Audience noise rep0rt: One mobile phone, but an ‘old-fashioned telephone’ jingly sound which happened to be of the correct pitch to blend with the harmony of the music at that point. So, less annoying than a triangle…

Prom 66: Thierry Escaich (organ) plays Bach, Escaich, Reger, Franck, & Liszt

I like going to organ recitals once in a while. Don’t mind who’s playing what, just like having my bones rattled by the massive pipes. Preferably while lying flat on my back in the middle of the RAH Arena.

This year, for various reasons, I decided not to do the press thing at the Proms. I’ve enjoyed writing formal reviews and probably will again, but for now am taking a break. So, no notes taken or facts researched – just some thoughts and observations as they occur.

Prom 4: Havergal Brian Symphony No. 1 ‘The Gothic’

Before the concert, a friend of a friend opined that people in the audience were in two camps: those that had been waiting decades to hear this piece, and those that had no idea what they were letting themselves in for. I disagree. The BBC has done an excellent publicity job, and tickets sold out the day they went on sale, I imagine with many punters in a similar frame of mine to me, i.e. ‘Havergal Brian? Name rings a bell; don’t know a note of his music though. What’s that – it’s the heaviest-scored, longest, loudest symphony ever written ever ever? Sounds fun – count me in.’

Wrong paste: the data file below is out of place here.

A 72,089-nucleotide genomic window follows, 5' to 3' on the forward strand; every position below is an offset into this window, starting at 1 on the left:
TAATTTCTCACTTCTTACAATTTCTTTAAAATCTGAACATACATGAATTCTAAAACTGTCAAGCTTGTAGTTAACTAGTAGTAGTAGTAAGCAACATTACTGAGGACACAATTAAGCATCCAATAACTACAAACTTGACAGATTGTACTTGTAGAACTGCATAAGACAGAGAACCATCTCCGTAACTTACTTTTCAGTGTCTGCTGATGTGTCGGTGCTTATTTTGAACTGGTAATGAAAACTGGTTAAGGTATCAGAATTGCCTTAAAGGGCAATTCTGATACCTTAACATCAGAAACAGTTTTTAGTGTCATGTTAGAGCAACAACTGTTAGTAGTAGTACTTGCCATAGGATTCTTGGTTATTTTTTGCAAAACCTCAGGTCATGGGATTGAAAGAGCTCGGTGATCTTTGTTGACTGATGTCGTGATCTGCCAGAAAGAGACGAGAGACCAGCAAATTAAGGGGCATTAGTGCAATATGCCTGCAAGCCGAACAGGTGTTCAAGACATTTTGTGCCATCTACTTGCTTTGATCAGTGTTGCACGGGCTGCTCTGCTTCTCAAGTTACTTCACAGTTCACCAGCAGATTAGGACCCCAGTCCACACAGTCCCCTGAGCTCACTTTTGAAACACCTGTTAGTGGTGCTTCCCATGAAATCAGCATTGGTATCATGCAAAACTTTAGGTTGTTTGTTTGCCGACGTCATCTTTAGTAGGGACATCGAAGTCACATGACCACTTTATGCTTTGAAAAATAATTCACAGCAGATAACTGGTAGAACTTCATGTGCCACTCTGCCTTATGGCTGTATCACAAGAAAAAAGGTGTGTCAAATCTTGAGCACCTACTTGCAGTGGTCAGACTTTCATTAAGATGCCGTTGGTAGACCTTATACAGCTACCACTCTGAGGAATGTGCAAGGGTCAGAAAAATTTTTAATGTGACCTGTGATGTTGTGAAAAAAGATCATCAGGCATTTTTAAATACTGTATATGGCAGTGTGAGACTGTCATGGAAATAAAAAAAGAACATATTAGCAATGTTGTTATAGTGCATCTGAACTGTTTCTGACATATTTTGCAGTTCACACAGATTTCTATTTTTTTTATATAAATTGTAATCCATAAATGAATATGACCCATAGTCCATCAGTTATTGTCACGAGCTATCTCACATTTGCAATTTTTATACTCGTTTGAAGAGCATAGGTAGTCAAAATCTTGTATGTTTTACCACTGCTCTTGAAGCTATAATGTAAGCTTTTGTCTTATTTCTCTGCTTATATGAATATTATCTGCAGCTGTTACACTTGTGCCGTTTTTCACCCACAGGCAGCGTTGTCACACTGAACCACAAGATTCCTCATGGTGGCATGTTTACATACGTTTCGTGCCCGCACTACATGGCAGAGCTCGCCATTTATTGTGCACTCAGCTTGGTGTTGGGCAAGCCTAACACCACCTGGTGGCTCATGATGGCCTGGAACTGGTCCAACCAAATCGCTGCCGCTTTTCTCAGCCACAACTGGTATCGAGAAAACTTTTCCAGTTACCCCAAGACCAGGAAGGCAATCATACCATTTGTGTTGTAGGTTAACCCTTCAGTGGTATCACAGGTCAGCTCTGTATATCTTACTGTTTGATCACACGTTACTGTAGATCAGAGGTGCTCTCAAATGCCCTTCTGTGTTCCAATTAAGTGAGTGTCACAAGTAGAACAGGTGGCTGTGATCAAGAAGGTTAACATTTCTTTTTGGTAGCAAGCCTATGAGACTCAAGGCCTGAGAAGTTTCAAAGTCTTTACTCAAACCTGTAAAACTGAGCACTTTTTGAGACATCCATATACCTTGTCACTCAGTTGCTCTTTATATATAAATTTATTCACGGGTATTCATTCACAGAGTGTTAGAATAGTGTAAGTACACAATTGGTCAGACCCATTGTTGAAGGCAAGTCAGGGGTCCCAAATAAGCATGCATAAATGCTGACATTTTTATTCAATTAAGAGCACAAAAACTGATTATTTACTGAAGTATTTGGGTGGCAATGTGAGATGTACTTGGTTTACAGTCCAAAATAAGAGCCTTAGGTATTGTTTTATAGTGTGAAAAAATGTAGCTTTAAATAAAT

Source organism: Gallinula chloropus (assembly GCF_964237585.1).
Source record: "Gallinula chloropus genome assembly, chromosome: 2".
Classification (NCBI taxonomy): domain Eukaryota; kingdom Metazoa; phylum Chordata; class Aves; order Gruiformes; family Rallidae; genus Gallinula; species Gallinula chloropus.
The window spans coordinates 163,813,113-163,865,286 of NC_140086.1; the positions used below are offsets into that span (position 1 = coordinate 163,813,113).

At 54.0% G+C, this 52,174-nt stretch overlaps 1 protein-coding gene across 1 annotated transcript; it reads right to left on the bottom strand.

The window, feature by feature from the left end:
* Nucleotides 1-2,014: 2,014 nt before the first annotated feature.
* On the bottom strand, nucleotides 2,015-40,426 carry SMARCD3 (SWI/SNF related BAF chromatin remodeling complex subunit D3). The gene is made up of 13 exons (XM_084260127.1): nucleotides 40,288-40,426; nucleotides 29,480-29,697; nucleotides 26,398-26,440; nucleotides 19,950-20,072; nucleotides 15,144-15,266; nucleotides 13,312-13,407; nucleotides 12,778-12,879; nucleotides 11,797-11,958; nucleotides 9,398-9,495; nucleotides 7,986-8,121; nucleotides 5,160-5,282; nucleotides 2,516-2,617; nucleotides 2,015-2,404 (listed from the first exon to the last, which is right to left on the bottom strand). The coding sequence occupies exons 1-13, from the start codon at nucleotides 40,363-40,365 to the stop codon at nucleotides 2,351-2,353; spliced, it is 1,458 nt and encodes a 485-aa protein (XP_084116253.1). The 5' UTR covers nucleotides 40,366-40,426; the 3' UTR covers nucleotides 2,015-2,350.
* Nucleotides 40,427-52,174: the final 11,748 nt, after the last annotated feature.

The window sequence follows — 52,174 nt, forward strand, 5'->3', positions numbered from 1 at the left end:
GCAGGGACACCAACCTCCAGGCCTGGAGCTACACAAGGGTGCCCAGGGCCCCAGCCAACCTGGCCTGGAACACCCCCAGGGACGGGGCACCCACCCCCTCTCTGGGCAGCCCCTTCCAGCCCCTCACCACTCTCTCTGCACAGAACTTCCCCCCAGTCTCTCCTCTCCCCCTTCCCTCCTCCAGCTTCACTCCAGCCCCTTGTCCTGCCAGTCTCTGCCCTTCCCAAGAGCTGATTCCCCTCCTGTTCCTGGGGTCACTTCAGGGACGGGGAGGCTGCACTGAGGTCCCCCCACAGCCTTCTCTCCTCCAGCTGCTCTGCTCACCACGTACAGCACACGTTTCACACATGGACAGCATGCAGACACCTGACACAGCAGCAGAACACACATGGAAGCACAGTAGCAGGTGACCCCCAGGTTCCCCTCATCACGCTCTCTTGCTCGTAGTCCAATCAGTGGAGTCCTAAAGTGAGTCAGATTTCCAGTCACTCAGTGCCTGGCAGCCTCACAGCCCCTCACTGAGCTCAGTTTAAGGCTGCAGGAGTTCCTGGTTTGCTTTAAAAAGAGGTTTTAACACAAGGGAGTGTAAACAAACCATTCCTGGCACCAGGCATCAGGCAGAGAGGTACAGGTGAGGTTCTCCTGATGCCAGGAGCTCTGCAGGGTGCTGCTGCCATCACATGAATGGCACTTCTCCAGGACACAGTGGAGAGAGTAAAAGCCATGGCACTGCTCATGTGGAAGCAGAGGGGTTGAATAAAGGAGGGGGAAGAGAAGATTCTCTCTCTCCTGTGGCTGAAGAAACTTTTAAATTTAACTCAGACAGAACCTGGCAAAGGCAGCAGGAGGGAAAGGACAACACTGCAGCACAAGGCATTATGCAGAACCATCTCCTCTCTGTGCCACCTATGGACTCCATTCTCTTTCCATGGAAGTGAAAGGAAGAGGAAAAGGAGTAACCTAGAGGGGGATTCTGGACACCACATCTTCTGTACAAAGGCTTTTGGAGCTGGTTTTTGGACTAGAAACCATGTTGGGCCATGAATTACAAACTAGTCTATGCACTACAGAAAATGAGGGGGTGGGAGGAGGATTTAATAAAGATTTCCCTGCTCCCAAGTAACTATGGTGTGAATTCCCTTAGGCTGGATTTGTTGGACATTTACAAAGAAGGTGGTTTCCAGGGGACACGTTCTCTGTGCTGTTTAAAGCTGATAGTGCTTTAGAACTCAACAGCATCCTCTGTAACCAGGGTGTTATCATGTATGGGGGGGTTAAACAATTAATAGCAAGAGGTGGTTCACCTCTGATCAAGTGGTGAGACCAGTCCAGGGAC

Some of my acquaintance say I’m fussy about music, but it doesn’t seem that way to me. I hear a violin and go ‘Oo, violin! Violins are great!’, I hear a french horn and go ‘Oo, horn! Horns are great!’, and so on. (Of course, there are exceptions: I hear a triangle or glockenspiel and think ‘Stupid bloody noise tingtingting ow making my ears ring shut up!’) So, Mr Brian seemingly liked the sound of all the instruments in the orchestra, and included as many of them as possible, in all the different sizes. Plus a Victorian thunder machine, which appeared to be a rotating washing machine drum filled with rocks. I was misinformed that the scoring included a bass flute and was disappointed to find that it didn’t (although bass oboe and contrabass clarinet were included, which seems very unfair); however, unreliable sources on the internet inform me that bass flutes were first constructed in the 1920s, so he might not have been aware of their existence. You might think that it makes little difference to anything when among an orchestra of 200-odd, but it might well have done, as several of the quieter moments of the work were scored in a way that brought out the alto flute lines quite clearly. The 8-strong flute section were very effectively used, sometimes in more traditional solo or duet lines (played expressively and with superb ensemble), sometimes Mahler-style section playing, and at one point in an odd reversal of classical scoring, with a solo violin line accompanied by a choir of flutes.